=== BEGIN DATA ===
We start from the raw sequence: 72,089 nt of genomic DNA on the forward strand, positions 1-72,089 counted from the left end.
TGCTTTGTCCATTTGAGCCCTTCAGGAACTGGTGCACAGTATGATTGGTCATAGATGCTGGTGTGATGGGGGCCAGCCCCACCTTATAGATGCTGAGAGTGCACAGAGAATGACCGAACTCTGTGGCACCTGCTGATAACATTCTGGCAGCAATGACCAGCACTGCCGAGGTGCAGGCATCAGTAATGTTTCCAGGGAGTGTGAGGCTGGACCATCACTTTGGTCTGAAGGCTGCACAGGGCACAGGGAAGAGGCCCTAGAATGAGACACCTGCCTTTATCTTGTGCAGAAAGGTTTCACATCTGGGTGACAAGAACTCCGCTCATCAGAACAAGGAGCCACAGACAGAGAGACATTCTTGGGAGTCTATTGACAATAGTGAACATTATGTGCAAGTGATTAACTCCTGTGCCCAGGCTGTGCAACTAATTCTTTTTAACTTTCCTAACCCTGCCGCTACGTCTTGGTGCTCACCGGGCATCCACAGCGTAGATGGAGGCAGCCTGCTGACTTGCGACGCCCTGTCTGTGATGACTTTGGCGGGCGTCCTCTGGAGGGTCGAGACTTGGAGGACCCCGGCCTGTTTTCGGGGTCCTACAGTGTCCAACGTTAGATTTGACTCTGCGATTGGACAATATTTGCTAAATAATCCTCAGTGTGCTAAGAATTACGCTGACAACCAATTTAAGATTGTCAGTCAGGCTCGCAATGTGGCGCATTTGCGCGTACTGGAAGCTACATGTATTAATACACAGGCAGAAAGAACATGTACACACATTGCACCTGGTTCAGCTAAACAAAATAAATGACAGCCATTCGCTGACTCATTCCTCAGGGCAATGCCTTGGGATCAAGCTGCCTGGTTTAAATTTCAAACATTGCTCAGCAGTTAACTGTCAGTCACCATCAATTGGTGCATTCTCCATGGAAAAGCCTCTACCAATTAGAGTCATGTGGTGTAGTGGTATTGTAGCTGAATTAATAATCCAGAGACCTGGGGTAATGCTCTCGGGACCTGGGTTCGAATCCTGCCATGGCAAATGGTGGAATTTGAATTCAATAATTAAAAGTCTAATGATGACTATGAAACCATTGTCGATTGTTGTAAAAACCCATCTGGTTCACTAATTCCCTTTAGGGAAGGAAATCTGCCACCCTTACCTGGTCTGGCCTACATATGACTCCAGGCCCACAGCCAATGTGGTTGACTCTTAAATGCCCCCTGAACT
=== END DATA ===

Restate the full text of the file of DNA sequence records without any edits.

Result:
We start from the raw sequence: 72,089 nt of genomic DNA on the forward strand, positions 1-72,089 counted from the left end.
TGCTTTGTCCATTTGAGCCCTTCAGGAACTGGTGCACAGTATGATTGGTCATAGATGCTGGTGTGATGGGGGCCAGCCCCACCTTATAGATGCTGAGAGTGCACAGAGAATGACCGAACTCTGTGGCACCTGCTGATAACATTCTGGCAGCAATGACCAGCACTGCCGAGGTGCAGGCATCAGTAATGTTTCCAGGGAGTGTGAGGCTGGACCATCACTTTGGTCTGAAGGCTGCACAGGGCACAGGGAAGAGGCCCTAGAATGAGACACCTGCCTTTATCTTGTGCAGAAAGGTTTCACATCTGGGTGACAAGAACTCCGCTCATCAGAACAAGGAGCCACAGACAGAGAGACATTCTTGGGAGTCTATTGACAATAGTGAACATTATGTGCAAGTGATTAACTCCTGTGCCCAGGCTGTGCAACTAATTCTTTTTAACTTTCCTAACCCTGCCGCTACGTCTTGGTGCTCACCGGGCATCCACAGCGTAGATGGAGGCAGCCTGCTGACTTGCGACGCCCTGTCTGTGATGACTTTGGCGGGCGTCCTCTGGAGGGTCGAGACTTGGAGGACCCCGGCCTGTTTTCGGGGTCCTACAGTGTCCAACGTTAGATTTGACTCTGCGATTGGACAATATTTGCTAAATAATCCTCAGTGTGCTAAGAATTACGCTGACAACCAATTTAAGATTGTCAGTCAGGCTCGCAATGTGGCGCATTTGCGCGTACTGGAAGCTACATGTATTAATACACAGGCAGAAAGAACATGTACACACATTGCACCTGGTTCAGCTAAACAAAATAAATGACAGCCATTCGCTGACTCATTCCTCAGGGCAATGCCTTGGGATCAAGCTGCCTGGTTTAAATTTCAAACATTGCTCAGCAGTTAACTGTCAGTCACCATCAATTGGTGCATTCTCCATGGAAAAGCCTCTACCAATTAGAGTCATGTGGTGTAGTGGTATTGTAGCTGAATTAATAATCCAGAGACCTGGGGTAATGCTCTCGGGACCTGGGTTCGAATCCTGCCATGGCAAATGGTGGAATTTGAATTCAATAATTAAAAGTCTAATGATGACTATGAAACCATTGTCGATTGTTGTAAAAACCCATCTGGTTCACTAATTCCCTTTAGGGAAGGAAATCTGCCACCCTTACCTGGTCTGGCCTACATATGACTCCAGGCCCACAGCCAATGTGGTTGACTCTTAAATGCCCCCTGAACT